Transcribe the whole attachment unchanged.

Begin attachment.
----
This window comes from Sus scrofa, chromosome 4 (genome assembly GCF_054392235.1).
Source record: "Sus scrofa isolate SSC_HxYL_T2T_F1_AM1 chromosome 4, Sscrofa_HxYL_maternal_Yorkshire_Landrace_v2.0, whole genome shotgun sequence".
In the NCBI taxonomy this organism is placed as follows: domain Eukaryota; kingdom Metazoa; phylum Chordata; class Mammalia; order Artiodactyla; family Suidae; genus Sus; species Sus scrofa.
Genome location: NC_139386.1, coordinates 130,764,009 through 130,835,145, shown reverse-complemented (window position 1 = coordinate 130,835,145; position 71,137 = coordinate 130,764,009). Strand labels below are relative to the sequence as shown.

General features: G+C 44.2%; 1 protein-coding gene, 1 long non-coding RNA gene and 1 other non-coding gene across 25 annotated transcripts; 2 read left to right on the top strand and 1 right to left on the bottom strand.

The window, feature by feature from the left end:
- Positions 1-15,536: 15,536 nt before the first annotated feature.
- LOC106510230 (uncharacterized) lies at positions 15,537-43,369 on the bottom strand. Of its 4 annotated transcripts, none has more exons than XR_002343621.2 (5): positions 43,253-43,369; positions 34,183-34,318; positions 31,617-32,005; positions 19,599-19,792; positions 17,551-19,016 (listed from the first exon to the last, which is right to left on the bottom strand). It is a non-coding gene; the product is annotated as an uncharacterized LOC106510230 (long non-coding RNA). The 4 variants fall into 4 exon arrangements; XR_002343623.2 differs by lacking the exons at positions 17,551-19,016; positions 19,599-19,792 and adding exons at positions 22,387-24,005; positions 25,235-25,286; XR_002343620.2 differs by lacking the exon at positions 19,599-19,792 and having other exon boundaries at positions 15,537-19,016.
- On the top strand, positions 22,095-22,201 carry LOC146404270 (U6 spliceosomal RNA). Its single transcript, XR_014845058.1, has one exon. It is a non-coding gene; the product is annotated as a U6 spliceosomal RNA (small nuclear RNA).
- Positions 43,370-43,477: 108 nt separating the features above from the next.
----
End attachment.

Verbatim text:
This window comes from Sus scrofa, chromosome 4 (genome assembly GCF_054392235.1).
Source record: "Sus scrofa isolate SSC_HxYL_T2T_F1_AM1 chromosome 4, Sscrofa_HxYL_maternal_Yorkshire_Landrace_v2.0, whole genome shotgun sequence".
In the NCBI taxonomy this organism is placed as follows: domain Eukaryota; kingdom Metazoa; phylum Chordata; class Mammalia; order Artiodactyla; family Suidae; genus Sus; species Sus scrofa.
Genome location: NC_139386.1, coordinates 130,764,009 through 130,835,145, shown reverse-complemented (window position 1 = coordinate 130,835,145; position 71,137 = coordinate 130,764,009). Strand labels below are relative to the sequence as shown.

General features: G+C 44.2%; 1 protein-coding gene, 1 long non-coding RNA gene and 1 other non-coding gene across 25 annotated transcripts; 2 read left to right on the top strand and 1 right to left on the bottom strand.

The window, feature by feature from the left end:
- Positions 1-15,536: 15,536 nt before the first annotated feature.
- LOC106510230 (uncharacterized) lies at positions 15,537-43,369 on the bottom strand. Of its 4 annotated transcripts, none has more exons than XR_002343621.2 (5): positions 43,253-43,369; positions 34,183-34,318; positions 31,617-32,005; positions 19,599-19,792; positions 17,551-19,016 (listed from the first exon to the last, which is right to left on the bottom strand). It is a non-coding gene; the product is annotated as an uncharacterized LOC106510230 (long non-coding RNA). The 4 variants fall into 4 exon arrangements; XR_002343623.2 differs by lacking the exons at positions 17,551-19,016; positions 19,599-19,792 and adding exons at positions 22,387-24,005; positions 25,235-25,286; XR_002343620.2 differs by lacking the exon at positions 19,599-19,792 and having other exon boundaries at positions 15,537-19,016.
- On the top strand, positions 22,095-22,201 carry LOC146404270 (U6 spliceosomal RNA). Its single transcript, XR_014845058.1, has one exon. It is a non-coding gene; the product is annotated as a U6 spliceosomal RNA (small nuclear RNA).
- Positions 43,370-43,477: 108 nt separating the features above from the next.